The most comprehensive compilation of information on the status of
women in the world.

Latest items for MARR-LAW-5

July 19, 2019, 12:46 p.m.
Countries: Turkey
Variables: MARR-LAW-5

"Media noted that official marriages only captured a fraction of underage marriages, since many such marriages were concluded as religious marriages only. A May 2015 Constitutional Court decision legalized the right to be religiously married without obtaining a civil marriage. On December 2, a law (colloquially known as the “mufti” marriage law) entered into force, allowing government-employed religious authorities (muftis) to perform and register marriages" (page 52).
July 17, 2019, 3:48 p.m.
Countries: Singapore
Variables: MARR-LAW-5

"Under the Act, a woman may not marry without a wali (male next of kin)… A Muslim man may marry up to four women without the consent of his existing wives" (12).
July 11, 2019, 5:35 p.m.
Countries: Bangladesh
Variables: MARR-LAW-5

"The Committee welcomes… the adoption of the… Hindu Marriage Registration Act (2012), providing for the legal recognition of Hindu marriages" (1-2).
July 3, 2019, 12:27 p.m.
Countries: Tajikistan

"Due to family pressure, young women, especially adolescent girls, often dropped out of school to marry. The law protects women’s rights in marriage and family matters, but families often pressured female minors to marry against their will. Religious marriages were common substitutes for civil marriages, due to the high marriage registration fees associated with civil marriages and the power afforded men under religious law. In cases of religious marriages not registered with the government, husbands simply repeated a phrase in front of two witnesses to divorce their wives. Husbands also used these officially unregistered religious marriages to prevent wives from accessing family assets and other rights in the event of...more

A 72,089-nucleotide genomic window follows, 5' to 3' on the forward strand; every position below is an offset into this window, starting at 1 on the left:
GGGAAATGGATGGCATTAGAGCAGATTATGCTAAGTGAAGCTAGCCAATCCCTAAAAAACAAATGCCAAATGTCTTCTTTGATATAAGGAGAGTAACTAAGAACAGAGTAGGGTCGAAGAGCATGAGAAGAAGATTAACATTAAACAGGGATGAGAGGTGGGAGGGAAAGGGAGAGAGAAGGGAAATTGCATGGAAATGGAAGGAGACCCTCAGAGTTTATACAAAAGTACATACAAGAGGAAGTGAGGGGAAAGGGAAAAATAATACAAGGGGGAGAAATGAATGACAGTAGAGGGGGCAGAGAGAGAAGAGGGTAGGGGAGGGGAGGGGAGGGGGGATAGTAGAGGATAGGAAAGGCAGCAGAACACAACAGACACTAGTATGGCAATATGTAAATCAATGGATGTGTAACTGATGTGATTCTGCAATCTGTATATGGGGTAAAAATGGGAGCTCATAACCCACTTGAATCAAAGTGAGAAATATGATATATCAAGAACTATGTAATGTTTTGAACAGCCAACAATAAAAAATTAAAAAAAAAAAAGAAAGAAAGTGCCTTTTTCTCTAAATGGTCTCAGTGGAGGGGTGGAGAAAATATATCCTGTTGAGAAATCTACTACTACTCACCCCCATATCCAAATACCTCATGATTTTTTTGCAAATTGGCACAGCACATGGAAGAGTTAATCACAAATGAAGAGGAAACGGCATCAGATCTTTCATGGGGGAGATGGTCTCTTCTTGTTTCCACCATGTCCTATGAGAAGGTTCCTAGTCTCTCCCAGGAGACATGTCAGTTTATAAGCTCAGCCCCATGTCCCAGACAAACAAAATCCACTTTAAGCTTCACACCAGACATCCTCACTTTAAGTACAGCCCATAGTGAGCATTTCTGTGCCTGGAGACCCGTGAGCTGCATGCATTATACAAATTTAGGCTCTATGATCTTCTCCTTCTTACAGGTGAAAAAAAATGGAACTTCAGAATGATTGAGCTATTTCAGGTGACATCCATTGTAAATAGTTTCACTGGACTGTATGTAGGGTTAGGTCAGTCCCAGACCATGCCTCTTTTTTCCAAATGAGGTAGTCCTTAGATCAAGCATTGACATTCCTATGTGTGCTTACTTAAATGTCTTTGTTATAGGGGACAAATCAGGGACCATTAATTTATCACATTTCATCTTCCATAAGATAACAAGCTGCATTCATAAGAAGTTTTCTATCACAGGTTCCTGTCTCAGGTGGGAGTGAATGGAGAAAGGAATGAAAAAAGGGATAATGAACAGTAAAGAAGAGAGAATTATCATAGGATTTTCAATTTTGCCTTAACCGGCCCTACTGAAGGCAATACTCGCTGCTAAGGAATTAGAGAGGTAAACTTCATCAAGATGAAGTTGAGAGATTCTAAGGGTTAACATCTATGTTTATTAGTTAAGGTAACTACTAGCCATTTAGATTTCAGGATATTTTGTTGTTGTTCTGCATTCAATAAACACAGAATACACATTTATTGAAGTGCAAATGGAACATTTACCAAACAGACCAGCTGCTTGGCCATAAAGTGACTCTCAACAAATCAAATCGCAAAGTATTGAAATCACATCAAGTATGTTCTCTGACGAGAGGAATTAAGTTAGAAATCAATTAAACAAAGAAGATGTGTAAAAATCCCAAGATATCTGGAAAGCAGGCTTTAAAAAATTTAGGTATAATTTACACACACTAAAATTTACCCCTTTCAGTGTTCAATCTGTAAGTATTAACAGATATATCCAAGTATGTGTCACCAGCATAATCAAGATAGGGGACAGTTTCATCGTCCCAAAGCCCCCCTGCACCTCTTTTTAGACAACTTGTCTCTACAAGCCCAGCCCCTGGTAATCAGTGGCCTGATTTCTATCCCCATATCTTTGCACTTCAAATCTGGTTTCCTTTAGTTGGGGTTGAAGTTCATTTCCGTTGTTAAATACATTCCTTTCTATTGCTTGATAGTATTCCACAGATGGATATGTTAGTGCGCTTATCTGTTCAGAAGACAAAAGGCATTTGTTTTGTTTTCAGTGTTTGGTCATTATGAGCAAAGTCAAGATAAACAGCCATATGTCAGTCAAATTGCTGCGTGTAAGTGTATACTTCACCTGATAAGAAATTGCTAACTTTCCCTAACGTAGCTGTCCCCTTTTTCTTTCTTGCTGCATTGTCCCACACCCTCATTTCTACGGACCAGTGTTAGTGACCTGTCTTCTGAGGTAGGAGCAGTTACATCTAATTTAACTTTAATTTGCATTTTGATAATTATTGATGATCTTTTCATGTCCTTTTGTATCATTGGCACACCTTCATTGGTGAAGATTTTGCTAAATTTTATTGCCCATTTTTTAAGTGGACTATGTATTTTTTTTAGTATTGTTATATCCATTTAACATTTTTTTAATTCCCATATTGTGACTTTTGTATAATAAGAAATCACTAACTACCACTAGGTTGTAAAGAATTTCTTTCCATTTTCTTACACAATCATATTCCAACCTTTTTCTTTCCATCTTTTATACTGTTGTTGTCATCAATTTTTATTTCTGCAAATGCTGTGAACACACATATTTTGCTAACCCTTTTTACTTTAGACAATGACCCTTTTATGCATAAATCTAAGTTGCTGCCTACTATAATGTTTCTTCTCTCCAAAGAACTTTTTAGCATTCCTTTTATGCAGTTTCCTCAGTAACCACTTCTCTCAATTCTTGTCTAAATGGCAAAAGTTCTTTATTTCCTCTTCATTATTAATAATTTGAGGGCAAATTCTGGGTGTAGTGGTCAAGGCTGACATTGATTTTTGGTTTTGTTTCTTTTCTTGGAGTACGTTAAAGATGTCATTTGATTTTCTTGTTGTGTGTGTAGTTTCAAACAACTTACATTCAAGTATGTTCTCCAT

July 2, 2019, 12:52 p.m.
Countries: Sudan
Variables: MARR-LAW-5

"A Muslim woman cannot legally marry a non-Muslim unless he converts to Islam. This prohibition usually was neither observed nor enforced among certain populations" (Pg 66).
July 1, 2019, 6:31 p.m.
Countries: Azerbaijan
Variables: MARR-LAW-5

"Girls who married under the terms of religious marriage contracts were of particular concern, since these were not subject to government oversight and do not entitle the wife to recognition of her status in case of divorce" (p. 30).
July 1, 2019, 6:30 p.m.
Countries: Algeria
Variables: MARR-LAW-5

"The law prohibits Muslim women from marrying nonMuslims, although authorities did not always enforce this provision" (p. 27).
June 28, 2019, 7:45 a.m.
Countries: Tunisia

"On September 14, the government cancelled the 1973 decree law that prevented the marriage of Muslim female citizens with non-Muslim men unless the men presented proof of conversion to Islam. Sharia requires men, but not women, to provide for their families. Because of this expectation, in some instances sharia inheritance law provides men with a larger share of an inheritance" (p. 23).
June 25, 2019, 8:40 p.m.
Countries: Kuwait
Variables: MARR-LAW-5

"The 1984 Kuwaiti Family Law Code prohibits marriage between Muslim women and non-Muslim men. The law does not require a non-Muslim woman to convert to Islam to marry a Muslim man, but many non-Muslim women faced strong economic and societal pressure to convert" (p. 21).
June 11, 2019, 11:54 a.m.
Countries: Namibia
Variables: MARR-LAW-5

"The law prohibits discriminatory practices against women married under civil law, but women married under customary law face legal and cultural discrimination" (Pg 15).
June 3, 2019, 10:15 a.m.
Countries: Nigeria
Variables: MARR-LAW-5